Finding a house for less than a million bucks can be difficult in popular Los Angeles neighborhoods. If you are willing to be a bit of a pioneer and look for a home in an area that is in the process of gentrifying, you might be able to pay as little as $300,000 for a place. (See also: Are You Ready to Buy a House? and California Property Tax Guide.)

Downtown Los Angeles has been in the process of gentrification over the past decade. Other areas also “upscaling” include Venice, Playa Vista, Arlington Heights, Westlake and Highland Park. That’s the conclusion of a study by UCLA’s Luskin School of Public Affairs, which also developed an interactive map of gentrification.

Housing Crisis Started Gentrification

Gentrification began in Los Angeles after the 2000 housing crisis forced homeowners to become renters and pushed low-income renters out of the area as rents increased. “Higher rents make it difficult for low-income households to move into the neighborhood, so we see a net decline in their numbers,” Paul Ong, a UCLA urban planning professor, explained in a statement. “They are replaced by those who can afford the higher housing cost – people referred to as ‘gentrifiers.’”

UCLA found that neighborhoods near light-rail or subway projects are seeing the largest influx of white, college-educated, higher-income households – and also seeing large increases in rent prices.  These same factors are also opening opportunities for people who want to be pioneers in neighborhoods beginning the process of gentrification for homebuyers.

Hottest Gentrification Neighborhoods 

Jefferson Park and West Adams, located between the 10 Freeway to the north and Exposition Boulevard to the south, are two booming neighborhoods in the early phases of gentrification. "Metro has been a big driver," Robert Rodriguez, a Teles Properties agent, told the Los Angeles Times. “You can walk to the Expo Line and go all the way to Santa Monica.” These two neighborhoods will also benefit from the Crenshaw Line, which will connect the Expo Line to a station near Los Angeles International Airport in 2019. Flippers, people grabbing rundown houses for $300,000 and more than doubling the price after renovation, are very active here.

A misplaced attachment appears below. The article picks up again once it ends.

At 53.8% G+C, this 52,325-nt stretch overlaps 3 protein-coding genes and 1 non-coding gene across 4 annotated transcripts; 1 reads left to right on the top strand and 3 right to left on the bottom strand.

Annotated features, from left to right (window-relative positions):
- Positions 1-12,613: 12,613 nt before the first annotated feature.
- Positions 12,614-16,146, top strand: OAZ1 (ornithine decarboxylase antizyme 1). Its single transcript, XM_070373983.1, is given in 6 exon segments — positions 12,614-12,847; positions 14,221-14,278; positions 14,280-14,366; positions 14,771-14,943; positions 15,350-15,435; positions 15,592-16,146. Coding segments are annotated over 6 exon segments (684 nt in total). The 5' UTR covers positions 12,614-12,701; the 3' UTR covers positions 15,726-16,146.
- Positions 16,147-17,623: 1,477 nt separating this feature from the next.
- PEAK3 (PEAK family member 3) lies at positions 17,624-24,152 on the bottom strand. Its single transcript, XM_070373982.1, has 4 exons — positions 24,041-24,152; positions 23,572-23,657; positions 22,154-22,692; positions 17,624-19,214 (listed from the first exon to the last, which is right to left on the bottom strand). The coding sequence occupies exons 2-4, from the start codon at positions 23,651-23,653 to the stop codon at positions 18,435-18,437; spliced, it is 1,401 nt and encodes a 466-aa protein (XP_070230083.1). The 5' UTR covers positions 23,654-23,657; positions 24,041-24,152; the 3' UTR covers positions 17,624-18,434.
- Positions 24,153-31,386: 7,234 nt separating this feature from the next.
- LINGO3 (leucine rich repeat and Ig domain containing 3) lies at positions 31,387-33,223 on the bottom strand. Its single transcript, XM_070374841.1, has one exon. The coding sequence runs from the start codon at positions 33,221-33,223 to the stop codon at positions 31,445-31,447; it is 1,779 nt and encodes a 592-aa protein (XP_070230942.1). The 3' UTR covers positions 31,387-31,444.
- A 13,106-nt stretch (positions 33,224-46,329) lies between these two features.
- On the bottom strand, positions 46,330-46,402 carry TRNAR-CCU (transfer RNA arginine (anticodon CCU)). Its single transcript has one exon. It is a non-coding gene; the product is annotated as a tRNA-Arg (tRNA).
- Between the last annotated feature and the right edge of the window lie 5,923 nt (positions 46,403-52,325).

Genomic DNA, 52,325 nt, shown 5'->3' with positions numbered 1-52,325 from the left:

4 More Options to Consider 

City Terrace: This hillside neighborhood in East Los Angeles has two- and three-bedroom homes in the $300,000 to $400,000 price range. You’ll be about 10 minutes from downtown L.A., but you won’t find the restaurants and shops that exist in more upscale neighborhoods. But, as gentrification continues, the commercial areas nearby will revitalize, too.

Cypress Park: On the northeast side of Los Angeles, this area includes three neighborhoods at the beginning stages of gentrification – Highland Park, Atwater Village and El Sereno. While there aren’t many commercial options in these neighborhoods, trendy commercial areas such as York, Eagle Rock and Glendale boulevards are nearby. 

Inglewood: Located near the 405 and 105 freeways as well as La Cienega and La Brea boulevards, this is a great location on the west side of Los Angeles. The Crenshaw/LAX line, mentioned above, will make this area even more popular. Small single-family homes can be purchased for as little as the mid-$400,000 range. “Buyers have to decide where they fall on the gentrification scale. If you buy in an area like Inglewood, with a lot of un-remodeled homes and a lack of new construction, it’s going to be cheaper right now. But do you really want to live there yet?” Richard Schulman of Keller Williams Realty told U.S. News & World Report.

Wrigley: North of downtown Long Beach, this neighborhood of Spanish-style single family homes built in the 1920s, ’30s and ’40s is seeing a revitalization. Homes in Wrigley are selling in the low- to mid-$500,000 range. As with other gentrifying neighborhoods, commercial areas are not yet there, but likely will come as higher-income families move in.

The Bottom Line

Buying in areas at the beginning of gentrification gives you an opportunity to own a home in Los Angeles for a lot less than $1 million. However, doing so should come with the understanding that many homes in the area won’t be fixed up yet and nearby shops and restaurants will likely be limited to mom-and-pop stores and fast food. Also read 6 Warning Signs Before You Buy a Flipped Property (if you're considering buying one).